Scenario #30 Last Stand [the left card, turned 90 clockwise].
Here, the Normans are hard-pressed with only 3 Units, but have a redoubt on a hill which provides protection from Shooting and an advantage in Melee and slows Melee attackers. Their Units are a Serjeant, a Bowmen [mercenary crossbows], and a Freemen.
The Welsh are making their main effort here to wipe out the hated Norman invaders and erstwhile overlords. They have a full 6 Unit force, and each Unit is replaced if destroyed - it reappears next turn at the left or "table West" edge from where the Welsh are deploying. The friction point is a 15-turn time limit, the success or failure of the Norman relief force, and the time delay for the "infinite" Welsh hordes as they re-enter the game. This would also make a great Gondor v. the Orcs scenario, wouldn't it?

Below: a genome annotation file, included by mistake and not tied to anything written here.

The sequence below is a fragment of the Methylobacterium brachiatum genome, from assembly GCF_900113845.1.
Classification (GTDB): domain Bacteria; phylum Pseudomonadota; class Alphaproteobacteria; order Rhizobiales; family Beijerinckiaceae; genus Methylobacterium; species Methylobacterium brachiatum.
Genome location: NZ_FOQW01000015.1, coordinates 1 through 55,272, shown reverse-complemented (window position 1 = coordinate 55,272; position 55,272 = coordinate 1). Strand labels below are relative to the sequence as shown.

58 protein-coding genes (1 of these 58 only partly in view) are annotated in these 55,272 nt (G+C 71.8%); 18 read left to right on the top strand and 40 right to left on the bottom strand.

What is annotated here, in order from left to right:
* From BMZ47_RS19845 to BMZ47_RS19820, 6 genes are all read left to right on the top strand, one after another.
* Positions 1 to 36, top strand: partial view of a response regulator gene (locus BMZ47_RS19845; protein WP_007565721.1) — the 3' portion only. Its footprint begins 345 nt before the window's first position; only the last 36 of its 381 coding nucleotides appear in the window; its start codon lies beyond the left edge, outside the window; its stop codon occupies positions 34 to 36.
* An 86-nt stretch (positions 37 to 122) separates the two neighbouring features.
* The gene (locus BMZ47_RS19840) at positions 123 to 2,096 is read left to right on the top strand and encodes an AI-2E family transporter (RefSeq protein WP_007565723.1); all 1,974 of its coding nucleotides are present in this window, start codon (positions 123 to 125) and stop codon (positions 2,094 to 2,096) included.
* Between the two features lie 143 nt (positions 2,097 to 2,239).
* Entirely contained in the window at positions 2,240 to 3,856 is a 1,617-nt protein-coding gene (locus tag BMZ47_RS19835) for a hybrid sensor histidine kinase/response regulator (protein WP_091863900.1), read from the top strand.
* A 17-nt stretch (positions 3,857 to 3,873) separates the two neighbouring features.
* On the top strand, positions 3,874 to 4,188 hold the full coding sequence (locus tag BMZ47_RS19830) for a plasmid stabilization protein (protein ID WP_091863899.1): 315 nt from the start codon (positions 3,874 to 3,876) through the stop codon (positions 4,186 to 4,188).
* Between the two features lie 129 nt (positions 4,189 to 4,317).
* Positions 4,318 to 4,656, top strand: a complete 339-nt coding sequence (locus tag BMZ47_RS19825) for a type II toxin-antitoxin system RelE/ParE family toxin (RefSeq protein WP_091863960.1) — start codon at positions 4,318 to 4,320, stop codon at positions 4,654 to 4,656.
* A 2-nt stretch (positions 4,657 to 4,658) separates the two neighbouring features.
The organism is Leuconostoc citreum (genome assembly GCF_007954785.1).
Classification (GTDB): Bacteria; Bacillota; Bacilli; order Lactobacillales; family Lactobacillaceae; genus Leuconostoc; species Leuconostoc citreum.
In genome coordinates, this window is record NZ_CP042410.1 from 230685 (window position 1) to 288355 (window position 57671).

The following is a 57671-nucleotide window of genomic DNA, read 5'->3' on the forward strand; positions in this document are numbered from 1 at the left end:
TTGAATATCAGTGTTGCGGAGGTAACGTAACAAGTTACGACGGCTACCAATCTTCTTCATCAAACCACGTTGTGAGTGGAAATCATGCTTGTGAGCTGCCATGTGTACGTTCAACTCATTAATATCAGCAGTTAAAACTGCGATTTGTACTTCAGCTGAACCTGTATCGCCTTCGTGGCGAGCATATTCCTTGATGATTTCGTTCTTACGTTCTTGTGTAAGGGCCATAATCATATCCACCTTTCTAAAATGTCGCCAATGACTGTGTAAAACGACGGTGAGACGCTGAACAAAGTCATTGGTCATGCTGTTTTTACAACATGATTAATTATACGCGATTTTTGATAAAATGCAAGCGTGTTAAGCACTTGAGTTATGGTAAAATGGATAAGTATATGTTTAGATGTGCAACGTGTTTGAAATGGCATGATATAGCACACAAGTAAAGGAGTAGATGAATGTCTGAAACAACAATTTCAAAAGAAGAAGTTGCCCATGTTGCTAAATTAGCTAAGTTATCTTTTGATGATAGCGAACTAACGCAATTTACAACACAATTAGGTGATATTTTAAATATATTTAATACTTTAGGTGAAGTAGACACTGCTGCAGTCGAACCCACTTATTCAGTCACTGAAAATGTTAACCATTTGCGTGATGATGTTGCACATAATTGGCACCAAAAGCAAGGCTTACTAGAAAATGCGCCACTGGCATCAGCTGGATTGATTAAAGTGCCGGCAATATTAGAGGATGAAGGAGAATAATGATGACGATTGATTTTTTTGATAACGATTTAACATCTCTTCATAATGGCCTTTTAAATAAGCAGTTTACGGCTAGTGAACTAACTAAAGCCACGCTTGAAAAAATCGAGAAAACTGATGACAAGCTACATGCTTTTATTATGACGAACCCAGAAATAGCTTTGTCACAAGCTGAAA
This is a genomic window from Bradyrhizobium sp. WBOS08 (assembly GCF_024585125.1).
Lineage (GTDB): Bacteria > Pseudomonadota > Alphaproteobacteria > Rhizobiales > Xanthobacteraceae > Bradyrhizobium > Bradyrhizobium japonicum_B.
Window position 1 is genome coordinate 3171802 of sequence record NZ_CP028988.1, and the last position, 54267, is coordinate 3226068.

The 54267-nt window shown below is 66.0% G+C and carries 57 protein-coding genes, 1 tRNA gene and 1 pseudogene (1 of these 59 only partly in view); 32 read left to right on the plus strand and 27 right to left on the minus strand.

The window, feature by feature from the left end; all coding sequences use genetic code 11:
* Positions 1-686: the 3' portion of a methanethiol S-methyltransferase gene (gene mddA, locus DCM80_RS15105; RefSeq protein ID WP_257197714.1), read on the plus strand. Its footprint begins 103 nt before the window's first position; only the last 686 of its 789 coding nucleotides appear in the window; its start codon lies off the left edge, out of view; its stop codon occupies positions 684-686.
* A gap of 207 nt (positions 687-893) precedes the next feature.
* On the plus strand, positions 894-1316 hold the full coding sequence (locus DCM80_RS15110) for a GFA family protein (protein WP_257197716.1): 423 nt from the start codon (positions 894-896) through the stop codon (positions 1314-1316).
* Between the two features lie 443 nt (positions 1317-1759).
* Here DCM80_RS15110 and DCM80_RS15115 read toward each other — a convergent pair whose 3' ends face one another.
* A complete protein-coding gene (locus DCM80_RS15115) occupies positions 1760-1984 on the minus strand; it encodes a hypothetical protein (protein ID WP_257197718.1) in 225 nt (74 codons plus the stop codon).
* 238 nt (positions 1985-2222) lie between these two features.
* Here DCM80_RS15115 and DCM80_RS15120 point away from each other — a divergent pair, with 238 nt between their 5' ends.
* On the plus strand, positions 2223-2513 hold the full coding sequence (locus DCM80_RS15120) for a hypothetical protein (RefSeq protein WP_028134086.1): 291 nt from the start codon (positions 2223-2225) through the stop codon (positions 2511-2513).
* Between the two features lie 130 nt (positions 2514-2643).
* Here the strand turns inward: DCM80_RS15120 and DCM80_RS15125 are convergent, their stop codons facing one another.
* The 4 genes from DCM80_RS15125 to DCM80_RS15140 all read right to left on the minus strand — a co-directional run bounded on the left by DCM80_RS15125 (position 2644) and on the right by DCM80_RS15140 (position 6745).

The players were a very experienced game designer, publisher and retired infantry LTC as the Norman [with a Welsh wife...we probably shouldn't state his choice] opposed by a retired USAF pilot who was very comfortable with the gridded aspects of the game since he had just played some "To the Strongest" at a convention. Both are experienced wargamers, so things moved along quickly with only the occasional question / clarification.
Below, a couple turns into the game.
Table East, the Freedom-Fighting Welsh deployed with Serjeants in the camp with the Bowmen, the Brigans in the woods by the center ford, and the Freemen holding the distant Right ford. In the face of the superior Bowmen shooting, the Brigans begin to retreat across the ford next to their woods. All other Units are braced for impact!